In July 2010, the German Federal Ministry of Justice published a draft bill which, if passed into law, will deal with the implementation of the European Mediation Directive (the Directive). The draft bill implements most of the key provisions of the Mediation Directive and in some cases exceeds its requirements, in particular in its application to domestic as well as cross-border disputes, and the enforceability of settlement agreements resulting from mediation.Article 6 of the Mediation Directive provides that Member States must ensure that parties can request that the content of a written settlement agreement resulting from a mediation be made enforceable. However, the Directive also provides that Member States need not make the settlement agreement enforceable if the law of the Member State does not provide for its enforceability. The draft bill goes further than this, providing that such agreements can be declared enforceable even if they contain parts without enforceable content under German law. In addition, it allows the courts to make changes to the content of a settlement agreement in consultation with the parties in order to ensure that the agreement is specific enough to be enforced.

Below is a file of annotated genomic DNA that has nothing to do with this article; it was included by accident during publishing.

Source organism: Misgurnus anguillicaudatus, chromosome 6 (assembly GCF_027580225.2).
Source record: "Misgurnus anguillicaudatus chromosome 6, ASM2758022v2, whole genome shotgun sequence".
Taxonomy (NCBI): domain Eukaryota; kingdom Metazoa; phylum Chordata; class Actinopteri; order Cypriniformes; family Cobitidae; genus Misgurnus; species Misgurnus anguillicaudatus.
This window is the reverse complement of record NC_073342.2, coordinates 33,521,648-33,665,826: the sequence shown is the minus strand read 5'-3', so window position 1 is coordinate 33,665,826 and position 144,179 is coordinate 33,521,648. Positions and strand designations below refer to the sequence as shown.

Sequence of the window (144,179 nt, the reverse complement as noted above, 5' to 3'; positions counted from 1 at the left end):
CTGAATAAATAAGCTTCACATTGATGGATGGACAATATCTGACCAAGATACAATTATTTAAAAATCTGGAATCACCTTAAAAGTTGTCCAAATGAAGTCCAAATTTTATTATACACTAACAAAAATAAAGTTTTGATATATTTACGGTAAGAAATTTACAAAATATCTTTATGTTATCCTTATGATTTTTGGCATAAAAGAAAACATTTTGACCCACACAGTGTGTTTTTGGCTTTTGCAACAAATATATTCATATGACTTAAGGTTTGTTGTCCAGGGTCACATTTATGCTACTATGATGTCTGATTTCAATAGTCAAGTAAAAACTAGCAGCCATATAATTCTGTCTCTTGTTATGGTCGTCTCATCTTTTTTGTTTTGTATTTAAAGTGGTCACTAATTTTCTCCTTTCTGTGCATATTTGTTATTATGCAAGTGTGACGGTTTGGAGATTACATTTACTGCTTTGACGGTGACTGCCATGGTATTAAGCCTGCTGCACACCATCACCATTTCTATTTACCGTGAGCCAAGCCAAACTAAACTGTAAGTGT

Whilst the draft bill contains no provision dealing with the suspension of limitation periods whilst mediation is ongoing, the German Civil Code already provides for this in wider terms than is required under the Directive (Section 203 of the German Civil Code provides for a suspension where parties are “negotiating” about the claim – a term to be interpreted broadly). The draft bill also determines duties to disclose certain activities of mediators in order to safeguard their independence and impartiality, and empowers courts to recommend mediation proceedings to parties to litigation.